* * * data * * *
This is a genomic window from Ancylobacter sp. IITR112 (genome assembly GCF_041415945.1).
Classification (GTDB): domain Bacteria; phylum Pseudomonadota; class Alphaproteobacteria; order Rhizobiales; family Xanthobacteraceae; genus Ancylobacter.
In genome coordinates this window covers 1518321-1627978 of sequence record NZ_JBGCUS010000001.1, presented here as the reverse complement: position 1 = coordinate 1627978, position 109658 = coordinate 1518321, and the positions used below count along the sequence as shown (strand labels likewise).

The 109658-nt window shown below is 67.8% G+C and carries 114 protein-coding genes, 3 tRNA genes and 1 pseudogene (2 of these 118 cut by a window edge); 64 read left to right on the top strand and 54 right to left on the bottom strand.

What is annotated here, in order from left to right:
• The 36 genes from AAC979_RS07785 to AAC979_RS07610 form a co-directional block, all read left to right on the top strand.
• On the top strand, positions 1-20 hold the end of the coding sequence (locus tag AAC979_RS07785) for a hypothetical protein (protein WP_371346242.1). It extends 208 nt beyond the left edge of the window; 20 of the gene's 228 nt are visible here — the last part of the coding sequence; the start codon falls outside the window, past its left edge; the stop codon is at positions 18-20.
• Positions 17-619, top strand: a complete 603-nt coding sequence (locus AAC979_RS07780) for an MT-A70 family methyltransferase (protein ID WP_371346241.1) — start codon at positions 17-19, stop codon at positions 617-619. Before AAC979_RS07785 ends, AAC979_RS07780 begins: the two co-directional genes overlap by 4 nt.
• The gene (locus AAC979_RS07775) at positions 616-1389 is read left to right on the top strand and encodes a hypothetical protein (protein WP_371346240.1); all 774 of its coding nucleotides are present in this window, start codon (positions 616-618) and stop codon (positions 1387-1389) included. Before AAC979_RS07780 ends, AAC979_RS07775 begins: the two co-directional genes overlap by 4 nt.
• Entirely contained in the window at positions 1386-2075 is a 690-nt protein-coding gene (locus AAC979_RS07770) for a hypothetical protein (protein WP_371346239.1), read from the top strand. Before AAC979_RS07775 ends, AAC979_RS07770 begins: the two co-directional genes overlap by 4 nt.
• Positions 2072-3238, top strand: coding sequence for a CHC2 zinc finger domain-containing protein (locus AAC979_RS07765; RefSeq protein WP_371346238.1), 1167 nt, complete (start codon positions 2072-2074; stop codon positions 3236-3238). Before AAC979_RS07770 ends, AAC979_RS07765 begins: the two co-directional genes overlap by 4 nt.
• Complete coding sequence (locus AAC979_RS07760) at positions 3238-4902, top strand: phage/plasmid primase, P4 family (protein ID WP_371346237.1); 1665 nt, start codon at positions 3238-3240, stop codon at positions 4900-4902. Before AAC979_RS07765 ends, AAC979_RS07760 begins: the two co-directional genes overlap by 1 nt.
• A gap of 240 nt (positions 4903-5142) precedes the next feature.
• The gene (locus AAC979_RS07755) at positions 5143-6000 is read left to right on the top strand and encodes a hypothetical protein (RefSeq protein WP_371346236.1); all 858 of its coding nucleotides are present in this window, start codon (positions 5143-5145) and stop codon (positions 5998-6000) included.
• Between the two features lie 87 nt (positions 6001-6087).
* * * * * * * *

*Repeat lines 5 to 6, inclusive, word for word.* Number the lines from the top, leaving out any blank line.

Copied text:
What is annotated here, in order from left to right:
• The 36 genes from AAC979_RS07785 to AAC979_RS07610 form a co-directional block, all read left to right on the top strand.